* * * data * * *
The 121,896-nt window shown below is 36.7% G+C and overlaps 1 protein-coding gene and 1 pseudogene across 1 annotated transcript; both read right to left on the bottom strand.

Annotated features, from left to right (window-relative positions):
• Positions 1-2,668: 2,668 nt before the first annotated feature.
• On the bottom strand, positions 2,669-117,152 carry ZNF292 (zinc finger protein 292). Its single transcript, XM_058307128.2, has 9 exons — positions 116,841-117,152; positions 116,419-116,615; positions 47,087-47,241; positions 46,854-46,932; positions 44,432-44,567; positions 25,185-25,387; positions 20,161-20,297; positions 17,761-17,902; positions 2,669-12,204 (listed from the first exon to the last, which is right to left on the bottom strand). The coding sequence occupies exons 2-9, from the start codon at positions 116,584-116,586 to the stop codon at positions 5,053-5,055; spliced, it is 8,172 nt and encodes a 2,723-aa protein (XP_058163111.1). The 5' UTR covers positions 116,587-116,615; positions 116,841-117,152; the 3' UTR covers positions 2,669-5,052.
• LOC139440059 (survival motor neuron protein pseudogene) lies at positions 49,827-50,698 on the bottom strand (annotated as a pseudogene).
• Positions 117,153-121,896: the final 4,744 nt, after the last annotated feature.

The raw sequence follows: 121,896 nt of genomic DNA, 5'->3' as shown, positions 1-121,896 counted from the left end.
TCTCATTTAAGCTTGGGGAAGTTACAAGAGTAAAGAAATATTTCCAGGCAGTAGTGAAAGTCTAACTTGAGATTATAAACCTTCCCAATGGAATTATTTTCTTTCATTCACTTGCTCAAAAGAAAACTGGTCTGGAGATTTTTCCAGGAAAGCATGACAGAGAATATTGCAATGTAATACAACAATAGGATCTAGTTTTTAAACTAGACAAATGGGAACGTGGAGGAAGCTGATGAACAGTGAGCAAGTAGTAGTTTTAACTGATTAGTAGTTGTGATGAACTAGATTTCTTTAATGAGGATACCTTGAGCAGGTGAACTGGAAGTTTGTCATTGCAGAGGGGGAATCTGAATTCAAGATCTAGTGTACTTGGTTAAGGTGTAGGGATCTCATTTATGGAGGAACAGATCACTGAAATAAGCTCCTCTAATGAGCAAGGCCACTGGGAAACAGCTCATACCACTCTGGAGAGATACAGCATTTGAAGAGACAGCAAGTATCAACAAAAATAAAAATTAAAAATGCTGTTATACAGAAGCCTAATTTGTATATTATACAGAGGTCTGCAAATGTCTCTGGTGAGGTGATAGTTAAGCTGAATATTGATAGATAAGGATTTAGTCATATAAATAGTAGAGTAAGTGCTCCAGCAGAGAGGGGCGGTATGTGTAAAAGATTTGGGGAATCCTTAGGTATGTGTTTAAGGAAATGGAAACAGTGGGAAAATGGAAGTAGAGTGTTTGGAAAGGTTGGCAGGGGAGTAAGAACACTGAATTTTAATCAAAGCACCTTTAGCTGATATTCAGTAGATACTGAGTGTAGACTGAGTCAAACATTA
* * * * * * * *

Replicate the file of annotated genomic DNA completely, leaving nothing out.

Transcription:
The 121,896-nt window shown below is 36.7% G+C and overlaps 1 protein-coding gene and 1 pseudogene across 1 annotated transcript; both read right to left on the bottom strand.

Annotated features, from left to right (window-relative positions):
• Positions 1-2,668: 2,668 nt before the first annotated feature.
• On the bottom strand, positions 2,669-117,152 carry ZNF292 (zinc finger protein 292). Its single transcript, XM_058307128.2, has 9 exons — positions 116,841-117,152; positions 116,419-116,615; positions 47,087-47,241; positions 46,854-46,932; positions 44,432-44,567; positions 25,185-25,387; positions 20,161-20,297; positions 17,761-17,902; positions 2,669-12,204 (listed from the first exon to the last, which is right to left on the bottom strand). The coding sequence occupies exons 2-9, from the start codon at positions 116,584-116,586 to the stop codon at positions 5,053-5,055; spliced, it is 8,172 nt and encodes a 2,723-aa protein (XP_058163111.1). The 5' UTR covers positions 116,587-116,615; positions 116,841-117,152; the 3' UTR covers positions 2,669-5,052.
• LOC139440059 (survival motor neuron protein pseudogene) lies at positions 49,827-50,698 on the bottom strand (annotated as a pseudogene).
• Positions 117,153-121,896: the final 4,744 nt, after the last annotated feature.

The raw sequence follows: 121,896 nt of genomic DNA, 5'->3' as shown, positions 1-121,896 counted from the left end.
TCTCATTTAAGCTTGGGGAAGTTACAAGAGTAAAGAAATATTTCCAGGCAGTAGTGAAAGTCTAACTTGAGATTATAAACCTTCCCAATGGAATTATTTTCTTTCATTCACTTGCTCAAAAGAAAACTGGTCTGGAGATTTTTCCAGGAAAGCATGACAGAGAATATTGCAATGTAATACAACAATAGGATCTAGTTTTTAAACTAGACAAATGGGAACGTGGAGGAAGCTGATGAACAGTGAGCAAGTAGTAGTTTTAACTGATTAGTAGTTGTGATGAACTAGATTTCTTTAATGAGGATACCTTGAGCAGGTGAACTGGAAGTTTGTCATTGCAGAGGGGGAATCTGAATTCAAGATCTAGTGTACTTGGTTAAGGTGTAGGGATCTCATTTATGGAGGAACAGATCACTGAAATAAGCTCCTCTAATGAGCAAGGCCACTGGGAAACAGCTCATACCACTCTGGAGAGATACAGCATTTGAAGAGACAGCAAGTATCAACAAAAATAAAAATTAAAAATGCTGTTATACAGAAGCCTAATTTGTATATTATACAGAGGTCTGCAAATGTCTCTGGTGAGGTGATAGTTAAGCTGAATATTGATAGATAAGGATTTAGTCATATAAATAGTAGAGTAAGTGCTCCAGCAGAGAGGGGCGGTATGTGTAAAAGATTTGGGGAATCCTTAGGTATGTGTTTAAGGAAATGGAAACAGTGGGAAAATGGAAGTAGAGTGTTTGGAAAGGTTGGCAGGGGAGTAAGAACACTGAATTTTAATCAAAGCACCTTTAGCTGATATTCAGTAGATACTGAGTGTAGACTGAGTCAAACATTA